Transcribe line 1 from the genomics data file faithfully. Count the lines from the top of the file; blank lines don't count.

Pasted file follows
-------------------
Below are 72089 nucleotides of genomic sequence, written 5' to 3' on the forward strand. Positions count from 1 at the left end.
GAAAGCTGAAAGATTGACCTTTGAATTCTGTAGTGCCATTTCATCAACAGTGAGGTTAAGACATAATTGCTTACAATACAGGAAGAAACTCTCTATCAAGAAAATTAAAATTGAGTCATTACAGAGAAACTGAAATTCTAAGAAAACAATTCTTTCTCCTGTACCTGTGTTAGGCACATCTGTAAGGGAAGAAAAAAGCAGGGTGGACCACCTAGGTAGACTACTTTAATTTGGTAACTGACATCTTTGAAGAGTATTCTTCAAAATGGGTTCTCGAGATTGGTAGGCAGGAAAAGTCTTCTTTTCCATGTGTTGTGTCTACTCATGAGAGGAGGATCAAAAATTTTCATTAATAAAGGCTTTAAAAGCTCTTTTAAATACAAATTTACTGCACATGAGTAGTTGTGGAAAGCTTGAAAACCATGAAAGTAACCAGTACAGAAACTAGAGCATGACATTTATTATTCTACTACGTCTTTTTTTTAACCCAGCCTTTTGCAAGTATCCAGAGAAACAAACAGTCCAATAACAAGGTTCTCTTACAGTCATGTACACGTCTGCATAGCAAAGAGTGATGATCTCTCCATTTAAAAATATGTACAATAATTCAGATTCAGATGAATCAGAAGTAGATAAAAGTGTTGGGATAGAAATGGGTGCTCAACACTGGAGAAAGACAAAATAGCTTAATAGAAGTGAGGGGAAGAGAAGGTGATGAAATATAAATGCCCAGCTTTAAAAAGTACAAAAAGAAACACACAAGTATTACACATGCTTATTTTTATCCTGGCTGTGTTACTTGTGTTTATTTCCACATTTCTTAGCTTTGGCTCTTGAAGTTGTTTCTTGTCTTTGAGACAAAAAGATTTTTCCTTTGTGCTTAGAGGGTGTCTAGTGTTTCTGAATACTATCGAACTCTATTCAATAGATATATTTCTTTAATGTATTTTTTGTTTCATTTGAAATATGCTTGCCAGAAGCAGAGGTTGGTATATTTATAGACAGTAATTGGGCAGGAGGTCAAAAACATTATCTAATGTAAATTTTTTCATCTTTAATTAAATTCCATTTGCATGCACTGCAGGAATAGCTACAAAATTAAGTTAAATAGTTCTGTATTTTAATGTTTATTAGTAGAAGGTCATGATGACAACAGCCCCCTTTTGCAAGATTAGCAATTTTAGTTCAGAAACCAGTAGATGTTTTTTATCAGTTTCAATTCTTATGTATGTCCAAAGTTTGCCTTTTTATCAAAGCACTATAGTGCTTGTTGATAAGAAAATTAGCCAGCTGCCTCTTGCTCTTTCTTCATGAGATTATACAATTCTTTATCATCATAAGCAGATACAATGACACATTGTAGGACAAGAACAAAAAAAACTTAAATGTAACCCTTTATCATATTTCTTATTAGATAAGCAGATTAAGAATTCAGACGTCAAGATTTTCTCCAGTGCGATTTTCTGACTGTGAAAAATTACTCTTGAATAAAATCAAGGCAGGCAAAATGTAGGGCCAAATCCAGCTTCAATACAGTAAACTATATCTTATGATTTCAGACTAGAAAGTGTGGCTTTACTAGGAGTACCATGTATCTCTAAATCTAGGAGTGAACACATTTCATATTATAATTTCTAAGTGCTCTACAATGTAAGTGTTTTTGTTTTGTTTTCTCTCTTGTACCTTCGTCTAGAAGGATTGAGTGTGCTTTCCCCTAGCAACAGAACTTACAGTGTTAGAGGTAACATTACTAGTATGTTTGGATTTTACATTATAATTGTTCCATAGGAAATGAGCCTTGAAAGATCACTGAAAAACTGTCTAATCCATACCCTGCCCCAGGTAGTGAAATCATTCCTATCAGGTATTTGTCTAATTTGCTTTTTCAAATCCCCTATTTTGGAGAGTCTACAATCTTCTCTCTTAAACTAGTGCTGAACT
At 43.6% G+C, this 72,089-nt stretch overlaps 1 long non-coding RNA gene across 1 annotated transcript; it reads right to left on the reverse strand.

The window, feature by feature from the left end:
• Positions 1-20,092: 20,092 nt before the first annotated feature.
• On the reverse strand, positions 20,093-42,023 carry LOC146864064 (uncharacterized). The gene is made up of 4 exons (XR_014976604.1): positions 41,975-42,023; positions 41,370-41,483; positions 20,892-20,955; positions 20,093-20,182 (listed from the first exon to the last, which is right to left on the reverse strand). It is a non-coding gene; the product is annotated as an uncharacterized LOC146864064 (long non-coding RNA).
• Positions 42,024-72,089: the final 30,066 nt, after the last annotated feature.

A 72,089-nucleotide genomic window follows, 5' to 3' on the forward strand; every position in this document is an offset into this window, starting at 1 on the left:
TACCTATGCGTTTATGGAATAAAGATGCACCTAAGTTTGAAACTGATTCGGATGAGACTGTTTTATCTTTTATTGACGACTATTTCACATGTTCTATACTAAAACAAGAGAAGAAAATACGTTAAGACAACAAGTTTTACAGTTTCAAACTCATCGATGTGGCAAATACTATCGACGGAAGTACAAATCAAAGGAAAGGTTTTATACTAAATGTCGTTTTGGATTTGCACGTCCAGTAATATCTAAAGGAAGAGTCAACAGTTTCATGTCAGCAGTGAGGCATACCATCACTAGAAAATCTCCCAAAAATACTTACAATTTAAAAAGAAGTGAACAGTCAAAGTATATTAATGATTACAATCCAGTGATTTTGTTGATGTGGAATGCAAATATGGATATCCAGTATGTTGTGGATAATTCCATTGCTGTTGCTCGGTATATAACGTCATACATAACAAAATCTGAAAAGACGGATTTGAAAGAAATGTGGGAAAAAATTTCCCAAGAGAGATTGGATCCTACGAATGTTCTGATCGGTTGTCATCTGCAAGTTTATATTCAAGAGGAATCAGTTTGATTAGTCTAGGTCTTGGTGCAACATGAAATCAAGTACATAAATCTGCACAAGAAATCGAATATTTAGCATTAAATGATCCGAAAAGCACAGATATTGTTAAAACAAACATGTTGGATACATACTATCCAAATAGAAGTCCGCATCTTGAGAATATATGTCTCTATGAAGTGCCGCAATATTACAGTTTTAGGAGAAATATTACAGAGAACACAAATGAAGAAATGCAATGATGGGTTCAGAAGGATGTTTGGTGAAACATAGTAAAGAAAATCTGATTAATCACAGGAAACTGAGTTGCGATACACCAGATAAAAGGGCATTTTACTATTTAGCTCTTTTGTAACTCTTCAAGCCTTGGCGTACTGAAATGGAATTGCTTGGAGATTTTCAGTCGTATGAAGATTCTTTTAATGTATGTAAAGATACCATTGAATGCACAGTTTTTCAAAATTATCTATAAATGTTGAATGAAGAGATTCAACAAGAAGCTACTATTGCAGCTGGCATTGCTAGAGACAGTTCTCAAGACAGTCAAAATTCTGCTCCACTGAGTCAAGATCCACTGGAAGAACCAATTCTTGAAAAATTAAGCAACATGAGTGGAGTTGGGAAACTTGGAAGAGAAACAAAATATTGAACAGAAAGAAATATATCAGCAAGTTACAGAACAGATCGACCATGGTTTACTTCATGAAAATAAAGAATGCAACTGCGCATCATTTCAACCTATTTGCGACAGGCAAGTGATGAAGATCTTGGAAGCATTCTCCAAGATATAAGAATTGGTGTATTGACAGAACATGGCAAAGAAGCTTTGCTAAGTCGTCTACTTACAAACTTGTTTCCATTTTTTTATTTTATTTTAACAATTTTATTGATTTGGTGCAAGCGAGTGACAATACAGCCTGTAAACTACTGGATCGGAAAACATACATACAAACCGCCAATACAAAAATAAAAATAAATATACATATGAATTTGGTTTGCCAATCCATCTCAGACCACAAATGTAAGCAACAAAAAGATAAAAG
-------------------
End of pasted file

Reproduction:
Below are 72089 nucleotides of genomic sequence, written 5' to 3' on the forward strand. Positions count from 1 at the left end.